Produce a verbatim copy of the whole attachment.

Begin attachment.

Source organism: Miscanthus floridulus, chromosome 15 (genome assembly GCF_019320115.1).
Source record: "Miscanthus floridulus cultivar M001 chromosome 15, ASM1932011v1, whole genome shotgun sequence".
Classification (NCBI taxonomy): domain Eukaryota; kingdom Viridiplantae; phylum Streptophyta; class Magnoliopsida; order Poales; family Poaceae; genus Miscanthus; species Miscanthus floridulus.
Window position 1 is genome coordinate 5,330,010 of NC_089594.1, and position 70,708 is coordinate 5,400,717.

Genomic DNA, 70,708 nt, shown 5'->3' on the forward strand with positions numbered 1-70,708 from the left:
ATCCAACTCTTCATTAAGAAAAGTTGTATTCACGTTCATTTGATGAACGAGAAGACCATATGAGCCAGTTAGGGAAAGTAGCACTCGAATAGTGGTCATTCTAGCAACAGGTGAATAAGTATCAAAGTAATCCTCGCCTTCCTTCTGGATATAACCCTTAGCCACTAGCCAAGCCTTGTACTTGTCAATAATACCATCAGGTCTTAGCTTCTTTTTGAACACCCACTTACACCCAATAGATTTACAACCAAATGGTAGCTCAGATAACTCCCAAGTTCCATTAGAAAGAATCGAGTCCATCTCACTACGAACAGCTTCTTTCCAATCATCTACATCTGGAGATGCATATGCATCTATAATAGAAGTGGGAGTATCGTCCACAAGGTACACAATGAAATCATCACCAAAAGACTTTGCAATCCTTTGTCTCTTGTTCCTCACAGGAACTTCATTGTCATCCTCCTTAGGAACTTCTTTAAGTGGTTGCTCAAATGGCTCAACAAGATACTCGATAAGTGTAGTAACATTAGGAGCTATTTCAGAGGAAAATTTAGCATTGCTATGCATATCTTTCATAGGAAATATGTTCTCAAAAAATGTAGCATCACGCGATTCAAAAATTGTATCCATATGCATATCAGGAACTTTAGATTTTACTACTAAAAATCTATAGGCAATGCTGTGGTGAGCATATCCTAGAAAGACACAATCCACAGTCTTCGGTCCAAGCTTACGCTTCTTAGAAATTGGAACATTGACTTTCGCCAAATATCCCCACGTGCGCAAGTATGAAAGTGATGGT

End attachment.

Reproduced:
Source organism: Miscanthus floridulus, chromosome 15 (genome assembly GCF_019320115.1).
Source record: "Miscanthus floridulus cultivar M001 chromosome 15, ASM1932011v1, whole genome shotgun sequence".
Classification (NCBI taxonomy): domain Eukaryota; kingdom Viridiplantae; phylum Streptophyta; class Magnoliopsida; order Poales; family Poaceae; genus Miscanthus; species Miscanthus floridulus.
Window position 1 is genome coordinate 5,330,010 of NC_089594.1, and position 70,708 is coordinate 5,400,717.

Genomic DNA, 70,708 nt, shown 5'->3' on the forward strand with positions numbered 1-70,708 from the left:
ATCCAACTCTTCATTAAGAAAAGTTGTATTCACGTTCATTTGATGAACGAGAAGACCATATGAGCCAGTTAGGGAAAGTAGCACTCGAATAGTGGTCATTCTAGCAACAGGTGAATAAGTATCAAAGTAATCCTCGCCTTCCTTCTGGATATAACCCTTAGCCACTAGCCAAGCCTTGTACTTGTCAATAATACCATCAGGTCTTAGCTTCTTTTTGAACACCCACTTACACCCAATAGATTTACAACCAAATGGTAGCTCAGATAACTCCCAAGTTCCATTAGAAAGAATCGAGTCCATCTCACTACGAACAGCTTCTTTCCAATCATCTACATCTGGAGATGCATATGCATCTATAATAGAAGTGGGAGTATCGTCCACAAGGTACACAATGAAATCATCACCAAAAGACTTTGCAATCCTTTGTCTCTTGTTCCTCACAGGAACTTCATTGTCATCCTCCTTAGGAACTTCTTTAAGTGGTTGCTCAAATGGCTCAACAAGATACTCGATAAGTGTAGTAACATTAGGAGCTATTTCAGAGGAAAATTTAGCATTGCTATGCATATCTTTCATAGGAAATATGTTCTCAAAAAATGTAGCATCACGCGATTCAAAAATTGTATCCATATGCATATCAGGAACTTTAGATTTTACTACTAAAAATCTATAGGCAATGCTGTGGTGAGCATATCCTAGAAAGACACAATCCACAGTCTTCGGTCCAAGCTTACGCTTCTTAGAAATTGGAACATTGACTTTCGCCAAATATCCCCACGTGCGCAAGTATGAAAGTGATGGT